Liked by 1 person

      1. YES!!! with matthew especially it made no sense and it was so frustrating after all the buildup they did to his and mary’s relationship over the first 3 seasons…and that sucks to hear about harlots 😦 its been a show thats been very much on ny radar for a while

        i think theres definitely a way to reconcile the actor wanting to leave with a good sendoff for their character. i love the way parks and rec did this with ann and chris. they got a nice goodbye without the reason for them leaving the show being super out of character or narratively unbelieable 👍

        Liked by 1 person

  2. Oh my gosh, THIS is the Alex drama?! I loved Grey’s Anatomy and would someday like to binge the entire series, but I got tired of trying to keep up episode by episode and haven’t been watching regularly since season 11, maybe. Obviously I’ve missed some things, but they are kind of known for dramatically killing off characters as a write-out tactic; that would have made so much more sense here, and likely would’ve brought less criticism. I was not really an Alex fan, but this is just sad.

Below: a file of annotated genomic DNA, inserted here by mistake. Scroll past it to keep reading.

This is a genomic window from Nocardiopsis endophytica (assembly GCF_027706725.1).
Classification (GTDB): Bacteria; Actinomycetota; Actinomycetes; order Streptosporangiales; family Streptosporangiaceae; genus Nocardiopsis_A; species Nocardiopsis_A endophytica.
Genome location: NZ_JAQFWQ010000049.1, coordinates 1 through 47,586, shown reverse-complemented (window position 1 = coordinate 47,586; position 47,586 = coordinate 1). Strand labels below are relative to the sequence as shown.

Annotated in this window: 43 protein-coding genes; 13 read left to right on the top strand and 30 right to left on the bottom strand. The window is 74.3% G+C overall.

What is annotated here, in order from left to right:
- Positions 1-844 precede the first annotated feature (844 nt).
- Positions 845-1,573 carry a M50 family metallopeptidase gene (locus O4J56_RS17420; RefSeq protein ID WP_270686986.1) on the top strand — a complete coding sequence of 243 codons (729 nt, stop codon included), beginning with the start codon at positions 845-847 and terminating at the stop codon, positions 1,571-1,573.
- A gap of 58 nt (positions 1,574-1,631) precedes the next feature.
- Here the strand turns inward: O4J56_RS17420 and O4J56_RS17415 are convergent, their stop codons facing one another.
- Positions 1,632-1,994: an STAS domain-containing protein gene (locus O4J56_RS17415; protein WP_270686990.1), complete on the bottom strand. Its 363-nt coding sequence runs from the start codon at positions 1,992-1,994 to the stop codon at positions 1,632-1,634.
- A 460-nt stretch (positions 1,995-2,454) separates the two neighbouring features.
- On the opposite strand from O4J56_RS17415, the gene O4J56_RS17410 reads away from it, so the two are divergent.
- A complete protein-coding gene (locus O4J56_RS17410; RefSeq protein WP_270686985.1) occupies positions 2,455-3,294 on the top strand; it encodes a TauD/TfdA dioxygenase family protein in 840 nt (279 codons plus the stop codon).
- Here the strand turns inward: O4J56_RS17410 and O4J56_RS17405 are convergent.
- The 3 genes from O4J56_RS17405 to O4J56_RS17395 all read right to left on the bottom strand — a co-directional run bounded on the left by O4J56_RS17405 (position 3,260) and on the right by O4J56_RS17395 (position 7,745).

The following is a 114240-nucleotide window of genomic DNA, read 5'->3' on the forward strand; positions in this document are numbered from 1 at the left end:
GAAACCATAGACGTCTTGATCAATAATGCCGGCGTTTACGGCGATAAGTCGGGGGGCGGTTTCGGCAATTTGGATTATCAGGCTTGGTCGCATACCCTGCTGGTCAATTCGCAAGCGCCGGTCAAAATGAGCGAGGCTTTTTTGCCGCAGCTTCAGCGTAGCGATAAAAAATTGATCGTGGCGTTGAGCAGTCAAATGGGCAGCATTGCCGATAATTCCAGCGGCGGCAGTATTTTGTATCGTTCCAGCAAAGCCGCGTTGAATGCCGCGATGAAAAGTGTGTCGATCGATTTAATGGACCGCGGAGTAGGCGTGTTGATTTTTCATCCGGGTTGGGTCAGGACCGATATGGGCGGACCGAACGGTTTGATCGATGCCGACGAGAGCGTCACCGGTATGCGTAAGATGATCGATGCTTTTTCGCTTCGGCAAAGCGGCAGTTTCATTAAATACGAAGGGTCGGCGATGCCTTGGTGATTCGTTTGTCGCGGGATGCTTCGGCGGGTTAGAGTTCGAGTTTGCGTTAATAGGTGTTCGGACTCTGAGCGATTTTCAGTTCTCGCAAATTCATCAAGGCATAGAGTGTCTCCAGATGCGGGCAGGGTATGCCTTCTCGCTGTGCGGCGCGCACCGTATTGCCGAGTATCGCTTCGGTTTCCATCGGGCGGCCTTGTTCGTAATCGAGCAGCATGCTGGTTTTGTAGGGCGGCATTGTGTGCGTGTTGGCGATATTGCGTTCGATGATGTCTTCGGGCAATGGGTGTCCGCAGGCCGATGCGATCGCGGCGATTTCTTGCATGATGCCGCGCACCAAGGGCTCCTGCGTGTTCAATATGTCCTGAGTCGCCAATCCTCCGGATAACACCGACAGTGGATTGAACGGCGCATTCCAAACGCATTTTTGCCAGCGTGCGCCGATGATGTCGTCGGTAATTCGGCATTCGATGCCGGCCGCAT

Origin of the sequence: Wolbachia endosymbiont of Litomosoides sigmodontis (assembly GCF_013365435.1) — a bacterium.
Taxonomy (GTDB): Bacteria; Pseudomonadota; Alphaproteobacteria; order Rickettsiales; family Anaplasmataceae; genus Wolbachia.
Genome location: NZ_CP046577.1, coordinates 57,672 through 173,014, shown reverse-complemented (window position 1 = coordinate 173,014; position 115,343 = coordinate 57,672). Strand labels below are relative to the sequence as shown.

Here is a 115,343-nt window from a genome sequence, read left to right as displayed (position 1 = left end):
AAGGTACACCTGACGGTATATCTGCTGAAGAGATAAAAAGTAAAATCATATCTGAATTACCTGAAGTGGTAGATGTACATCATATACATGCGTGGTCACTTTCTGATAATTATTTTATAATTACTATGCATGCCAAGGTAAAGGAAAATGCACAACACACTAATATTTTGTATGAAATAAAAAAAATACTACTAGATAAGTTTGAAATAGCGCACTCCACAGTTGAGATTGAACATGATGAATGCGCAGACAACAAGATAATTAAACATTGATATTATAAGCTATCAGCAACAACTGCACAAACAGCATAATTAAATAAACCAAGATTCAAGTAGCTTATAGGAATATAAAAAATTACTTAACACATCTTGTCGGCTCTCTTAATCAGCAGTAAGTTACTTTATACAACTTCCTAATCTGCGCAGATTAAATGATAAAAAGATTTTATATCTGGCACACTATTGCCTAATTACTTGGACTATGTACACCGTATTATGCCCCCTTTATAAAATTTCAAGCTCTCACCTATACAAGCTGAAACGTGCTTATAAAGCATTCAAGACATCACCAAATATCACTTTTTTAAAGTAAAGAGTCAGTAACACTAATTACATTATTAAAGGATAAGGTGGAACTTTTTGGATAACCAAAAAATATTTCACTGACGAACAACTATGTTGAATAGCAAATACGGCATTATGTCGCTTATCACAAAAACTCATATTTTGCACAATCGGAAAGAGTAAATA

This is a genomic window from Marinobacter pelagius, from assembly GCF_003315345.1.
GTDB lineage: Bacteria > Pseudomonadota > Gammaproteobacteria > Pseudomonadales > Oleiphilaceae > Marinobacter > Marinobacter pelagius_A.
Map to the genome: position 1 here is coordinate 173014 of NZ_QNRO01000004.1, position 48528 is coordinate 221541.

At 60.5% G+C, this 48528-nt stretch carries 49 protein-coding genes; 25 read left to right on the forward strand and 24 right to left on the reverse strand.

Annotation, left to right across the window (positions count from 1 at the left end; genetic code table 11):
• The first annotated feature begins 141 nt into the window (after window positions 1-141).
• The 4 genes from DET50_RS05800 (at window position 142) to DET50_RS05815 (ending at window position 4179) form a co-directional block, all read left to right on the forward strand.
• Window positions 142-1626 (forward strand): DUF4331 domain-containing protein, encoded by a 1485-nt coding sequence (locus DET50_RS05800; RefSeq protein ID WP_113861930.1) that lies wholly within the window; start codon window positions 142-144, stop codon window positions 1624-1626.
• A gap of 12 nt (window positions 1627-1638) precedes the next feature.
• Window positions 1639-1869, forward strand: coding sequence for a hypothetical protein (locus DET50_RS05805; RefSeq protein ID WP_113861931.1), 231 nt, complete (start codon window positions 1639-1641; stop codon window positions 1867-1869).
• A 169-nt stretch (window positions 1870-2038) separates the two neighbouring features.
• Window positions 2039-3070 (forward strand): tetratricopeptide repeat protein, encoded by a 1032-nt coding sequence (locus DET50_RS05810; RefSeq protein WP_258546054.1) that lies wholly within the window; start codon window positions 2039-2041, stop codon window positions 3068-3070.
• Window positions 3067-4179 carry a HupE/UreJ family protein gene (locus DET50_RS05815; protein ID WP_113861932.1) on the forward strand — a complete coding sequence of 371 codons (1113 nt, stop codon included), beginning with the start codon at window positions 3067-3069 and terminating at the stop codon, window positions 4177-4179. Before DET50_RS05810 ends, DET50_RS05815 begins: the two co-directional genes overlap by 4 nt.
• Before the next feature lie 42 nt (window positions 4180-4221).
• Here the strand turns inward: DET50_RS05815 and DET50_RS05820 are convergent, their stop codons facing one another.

1. I don’t know why they’ve shied away from killing characters off! I don’t know that I necessarily would have wanted Alex to die, but I just wish that his exit had been more skillfully negotiated. It makes me wonder if the actor sprung up his departure on them or something? It’s just such a weird way to leave. I really, really enjoyed Alex these last few seasons (hated him in the beginning!), especially his relationship with Jo, so I was really disappointed that he just left her for Izzie.

      Liked by 1 person